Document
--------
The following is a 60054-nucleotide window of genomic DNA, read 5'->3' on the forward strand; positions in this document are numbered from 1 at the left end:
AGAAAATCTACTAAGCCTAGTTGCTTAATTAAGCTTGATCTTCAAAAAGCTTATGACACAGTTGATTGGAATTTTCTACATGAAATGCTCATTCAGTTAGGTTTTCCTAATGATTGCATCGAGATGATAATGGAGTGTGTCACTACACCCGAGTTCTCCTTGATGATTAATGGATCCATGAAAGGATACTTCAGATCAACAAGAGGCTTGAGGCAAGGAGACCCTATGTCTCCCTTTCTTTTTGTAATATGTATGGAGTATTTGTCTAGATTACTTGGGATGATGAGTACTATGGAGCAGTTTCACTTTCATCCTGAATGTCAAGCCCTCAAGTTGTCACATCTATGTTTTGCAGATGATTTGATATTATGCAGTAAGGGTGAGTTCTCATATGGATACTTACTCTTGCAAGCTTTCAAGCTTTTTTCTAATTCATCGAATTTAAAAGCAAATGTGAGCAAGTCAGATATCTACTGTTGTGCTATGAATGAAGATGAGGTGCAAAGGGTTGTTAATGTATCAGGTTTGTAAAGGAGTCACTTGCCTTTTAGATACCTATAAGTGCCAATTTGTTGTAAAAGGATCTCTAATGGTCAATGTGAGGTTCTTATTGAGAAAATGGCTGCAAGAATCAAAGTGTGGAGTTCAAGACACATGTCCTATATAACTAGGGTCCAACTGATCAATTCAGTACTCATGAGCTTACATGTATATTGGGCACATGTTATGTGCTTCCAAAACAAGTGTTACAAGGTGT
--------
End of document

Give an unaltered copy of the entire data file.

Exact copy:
The following is a 60054-nucleotide window of genomic DNA, read 5'->3' on the forward strand; positions in this document are numbered from 1 at the left end:
AGAAAATCTACTAAGCCTAGTTGCTTAATTAAGCTTGATCTTCAAAAAGCTTATGACACAGTTGATTGGAATTTTCTACATGAAATGCTCATTCAGTTAGGTTTTCCTAATGATTGCATCGAGATGATAATGGAGTGTGTCACTACACCCGAGTTCTCCTTGATGATTAATGGATCCATGAAAGGATACTTCAGATCAACAAGAGGCTTGAGGCAAGGAGACCCTATGTCTCCCTTTCTTTTTGTAATATGTATGGAGTATTTGTCTAGATTACTTGGGATGATGAGTACTATGGAGCAGTTTCACTTTCATCCTGAATGTCAAGCCCTCAAGTTGTCACATCTATGTTTTGCAGATGATTTGATATTATGCAGTAAGGGTGAGTTCTCATATGGATACTTACTCTTGCAAGCTTTCAAGCTTTTTTCTAATTCATCGAATTTAAAAGCAAATGTGAGCAAGTCAGATATCTACTGTTGTGCTATGAATGAAGATGAGGTGCAAAGGGTTGTTAATGTATCAGGTTTGTAAAGGAGTCACTTGCCTTTTAGATACCTATAAGTGCCAATTTGTTGTAAAAGGATCTCTAATGGTCAATGTGAGGTTCTTATTGAGAAAATGGCTGCAAGAATCAAAGTGTGGAGTTCAAGACACATGTCCTATATAACTAGGGTCCAACTGATCAATTCAGTACTCATGAGCTTACATGTATATTGGGCACATGTTATGTGCTTCCAAAACAAGTGTTACAAGGTGT